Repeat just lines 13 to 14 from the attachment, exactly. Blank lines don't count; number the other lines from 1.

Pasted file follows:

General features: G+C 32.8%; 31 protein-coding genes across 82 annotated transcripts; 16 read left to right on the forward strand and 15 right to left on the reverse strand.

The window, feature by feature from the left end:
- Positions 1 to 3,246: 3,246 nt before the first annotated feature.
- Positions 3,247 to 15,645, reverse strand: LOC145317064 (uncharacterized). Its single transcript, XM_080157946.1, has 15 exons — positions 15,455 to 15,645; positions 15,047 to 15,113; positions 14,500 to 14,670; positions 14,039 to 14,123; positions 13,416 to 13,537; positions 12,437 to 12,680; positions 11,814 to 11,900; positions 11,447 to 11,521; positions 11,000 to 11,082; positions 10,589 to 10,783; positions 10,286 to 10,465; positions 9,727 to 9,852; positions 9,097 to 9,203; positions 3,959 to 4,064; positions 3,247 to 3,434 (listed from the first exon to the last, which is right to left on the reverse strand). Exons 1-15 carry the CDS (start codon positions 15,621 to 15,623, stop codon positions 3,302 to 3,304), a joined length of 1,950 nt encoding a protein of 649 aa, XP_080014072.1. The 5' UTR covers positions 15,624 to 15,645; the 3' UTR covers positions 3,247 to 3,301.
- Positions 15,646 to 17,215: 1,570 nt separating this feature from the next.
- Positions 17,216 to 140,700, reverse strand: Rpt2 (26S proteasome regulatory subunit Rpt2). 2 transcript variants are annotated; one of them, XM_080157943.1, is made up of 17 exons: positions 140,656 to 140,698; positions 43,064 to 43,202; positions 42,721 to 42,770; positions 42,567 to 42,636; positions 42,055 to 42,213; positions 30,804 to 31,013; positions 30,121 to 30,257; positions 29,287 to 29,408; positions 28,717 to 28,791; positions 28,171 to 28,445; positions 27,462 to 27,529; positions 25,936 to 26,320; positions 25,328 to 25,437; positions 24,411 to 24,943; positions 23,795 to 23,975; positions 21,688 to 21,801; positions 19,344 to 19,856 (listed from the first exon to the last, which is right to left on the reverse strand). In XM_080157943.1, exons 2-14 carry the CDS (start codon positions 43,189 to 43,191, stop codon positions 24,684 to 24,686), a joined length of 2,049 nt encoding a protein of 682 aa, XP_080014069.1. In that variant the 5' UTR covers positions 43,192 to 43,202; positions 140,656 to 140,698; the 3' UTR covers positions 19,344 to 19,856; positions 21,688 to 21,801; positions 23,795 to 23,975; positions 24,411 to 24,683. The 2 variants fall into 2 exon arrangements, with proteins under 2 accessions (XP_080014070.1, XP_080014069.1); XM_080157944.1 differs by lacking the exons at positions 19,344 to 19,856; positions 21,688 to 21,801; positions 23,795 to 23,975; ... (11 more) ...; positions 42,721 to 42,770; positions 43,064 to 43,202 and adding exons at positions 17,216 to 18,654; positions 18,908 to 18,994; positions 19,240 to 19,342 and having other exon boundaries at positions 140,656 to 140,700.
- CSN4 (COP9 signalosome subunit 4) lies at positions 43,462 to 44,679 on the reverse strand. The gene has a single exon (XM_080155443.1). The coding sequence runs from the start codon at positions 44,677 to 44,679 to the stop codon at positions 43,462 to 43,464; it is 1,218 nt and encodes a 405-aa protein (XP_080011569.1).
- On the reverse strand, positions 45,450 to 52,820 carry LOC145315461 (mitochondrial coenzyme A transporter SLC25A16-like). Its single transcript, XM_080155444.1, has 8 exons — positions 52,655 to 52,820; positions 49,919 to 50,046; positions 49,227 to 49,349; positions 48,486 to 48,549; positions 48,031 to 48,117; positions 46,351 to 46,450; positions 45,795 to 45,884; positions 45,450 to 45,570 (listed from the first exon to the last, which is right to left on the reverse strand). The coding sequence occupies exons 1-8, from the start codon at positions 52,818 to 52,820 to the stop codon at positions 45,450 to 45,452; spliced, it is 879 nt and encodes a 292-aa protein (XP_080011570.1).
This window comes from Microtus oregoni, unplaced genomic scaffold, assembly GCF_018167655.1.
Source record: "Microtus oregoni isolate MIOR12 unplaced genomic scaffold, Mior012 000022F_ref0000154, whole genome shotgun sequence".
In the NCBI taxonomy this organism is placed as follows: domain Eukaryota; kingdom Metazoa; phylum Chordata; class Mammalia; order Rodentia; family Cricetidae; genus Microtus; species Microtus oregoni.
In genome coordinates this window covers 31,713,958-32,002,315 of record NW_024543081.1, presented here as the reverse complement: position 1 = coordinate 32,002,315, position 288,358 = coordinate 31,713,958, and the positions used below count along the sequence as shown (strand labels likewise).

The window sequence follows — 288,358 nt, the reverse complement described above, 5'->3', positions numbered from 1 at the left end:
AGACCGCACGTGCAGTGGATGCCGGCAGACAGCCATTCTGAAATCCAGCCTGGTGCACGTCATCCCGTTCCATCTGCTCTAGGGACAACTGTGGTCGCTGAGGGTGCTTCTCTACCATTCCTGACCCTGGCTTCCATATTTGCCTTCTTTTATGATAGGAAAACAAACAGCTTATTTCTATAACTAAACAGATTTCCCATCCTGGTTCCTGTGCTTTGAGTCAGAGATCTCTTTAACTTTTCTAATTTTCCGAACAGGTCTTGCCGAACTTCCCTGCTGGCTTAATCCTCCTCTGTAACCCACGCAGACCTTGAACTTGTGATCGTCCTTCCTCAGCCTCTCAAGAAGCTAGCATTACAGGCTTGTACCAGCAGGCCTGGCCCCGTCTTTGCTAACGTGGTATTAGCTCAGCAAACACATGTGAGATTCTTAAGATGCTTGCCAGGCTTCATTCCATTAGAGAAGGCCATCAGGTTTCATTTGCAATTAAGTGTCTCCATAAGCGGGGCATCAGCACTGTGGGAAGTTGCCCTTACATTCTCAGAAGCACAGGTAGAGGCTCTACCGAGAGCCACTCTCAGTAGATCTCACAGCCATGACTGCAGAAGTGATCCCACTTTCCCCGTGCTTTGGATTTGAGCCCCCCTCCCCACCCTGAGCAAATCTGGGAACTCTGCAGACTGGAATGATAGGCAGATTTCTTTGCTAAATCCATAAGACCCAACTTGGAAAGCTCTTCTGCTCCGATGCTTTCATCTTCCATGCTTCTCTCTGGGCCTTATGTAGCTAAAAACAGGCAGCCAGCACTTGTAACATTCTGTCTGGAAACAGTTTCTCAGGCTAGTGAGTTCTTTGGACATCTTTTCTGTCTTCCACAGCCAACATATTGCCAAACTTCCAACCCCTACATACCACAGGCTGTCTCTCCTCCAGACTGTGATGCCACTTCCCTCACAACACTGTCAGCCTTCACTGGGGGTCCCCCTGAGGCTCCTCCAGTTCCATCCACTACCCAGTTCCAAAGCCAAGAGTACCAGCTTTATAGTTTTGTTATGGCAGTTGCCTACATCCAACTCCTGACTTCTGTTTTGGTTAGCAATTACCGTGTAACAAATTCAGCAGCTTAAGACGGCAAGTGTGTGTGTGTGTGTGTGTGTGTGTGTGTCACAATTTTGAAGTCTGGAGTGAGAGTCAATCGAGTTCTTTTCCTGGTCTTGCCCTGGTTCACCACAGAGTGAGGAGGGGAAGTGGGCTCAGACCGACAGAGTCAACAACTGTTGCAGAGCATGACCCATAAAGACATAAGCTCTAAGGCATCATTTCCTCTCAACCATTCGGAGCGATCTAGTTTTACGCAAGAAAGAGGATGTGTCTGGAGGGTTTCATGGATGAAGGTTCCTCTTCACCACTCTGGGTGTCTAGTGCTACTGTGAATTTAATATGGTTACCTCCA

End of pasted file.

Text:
The window sequence follows — 288,358 nt, the reverse complement described above, 5'->3', positions numbered from 1 at the left end:
AGACCGCACGTGCAGTGGATGCCGGCAGACAGCCATTCTGAAATCCAGCCTGGTGCACGTCATCCCGTTCCATCTGCTCTAGGGACAACTGTGGTCGCTGAGGGTGCTTCTCTACCATTCCTGACCCTGGCTTCCATATTTGCCTTCTTTTATGATAGGAAAACAAACAGCTTATTTCTATAACTAAACAGATTTCCCATCCTGGTTCCTGTGCTTTGAGTCAGAGATCTCTTTAACTTTTCTAATTTTCCGAACAGGTCTTGCCGAACTTCCCTGCTGGCTTAATCCTCCTCTGTAACCCACGCAGACCTTGAACTTGTGATCGTCCTTCCTCAGCCTCTCAAGAAGCTAGCATTACAGGCTTGTACCAGCAGGCCTGGCCCCGTCTTTGCTAACGTGGTATTAGCTCAGCAAACACATGTGAGATTCTTAAGATGCTTGCCAGGCTTCATTCCATTAGAGAAGGCCATCAGGTTTCATTTGCAATTAAGTGTCTCCATAAGCGGGGCATCAGCACTGTGGGAAGTTGCCCTTACATTCTCAGAAGCACAGGTAGAGGCTCTACCGAGAGCCACTCTCAGTAGATCTCACAGCCATGACTGCAGAAGTGATCCCACTTTCCCCGTGCTTTGGATTTGAGCCCCCCTCCCCACCCTGAGCAAATCTGGGAACTCTGCAGACTGGAATGATAGGCAGATTTCTTTGCTAAATCCATAAGACCCAACTTGGAAAGCTCTTCTGCTCCGATGCTTTCATCTTCCATGCTTCTCTCTGGGCCTTATGTAGCTAAAAACAGGCAGCCAGCACTTGTAACATTCTGTCTGGAAACAGTTTCTCAGGCTAGTGAGTTCTTTGGACATCTTTTCTGTCTTCCACAGCCAACATATTGCCAAACTTCCAACCCCTACATACCACAGGCTGTCTCTCCTCCAGACTGTGATGCCACTTCCCTCACAACACTGTCAGCCTTCACTGGGGGTCCCCCTGAGGCTCCTCCAGTTCCATCCACTACCCAGTTCCAAAGCCAAGAGTACCAGCTTTATAGTTTTGTTATGGCAGTTGCCTACATCCAACTCCTGACTTCTGTTTTGGTTAGCAATTACCGTGTAACAAATTCAGCAGCTTAAGACGGCAAGTGTGTGTGTGTGTGTGTGTGTGTGTGTGTCACAATTTTGAAGTCTGGAGTGAGAGTCAATCGAGTTCTTTTCCTGGTCTTGCCCTGGTTCACCACAGAGTGAGGAGGGGAAGTGGGCTCAGACCGACAGAGTCAACAACTGTTGCAGAGCATGACCCATAAAGACATAAGCTCTAAGGCATCATTTCCTCTCAACCATTCGGAGCGATCTAGTTTTACGCAAGAAAGAGGATGTGTCTGGAGGGTTTCATGGATGAAGGTTCCTCTTCACCACTCTGGGTGTCTAGTGCTACTGTGAATTTAATATGGTTACCTCCA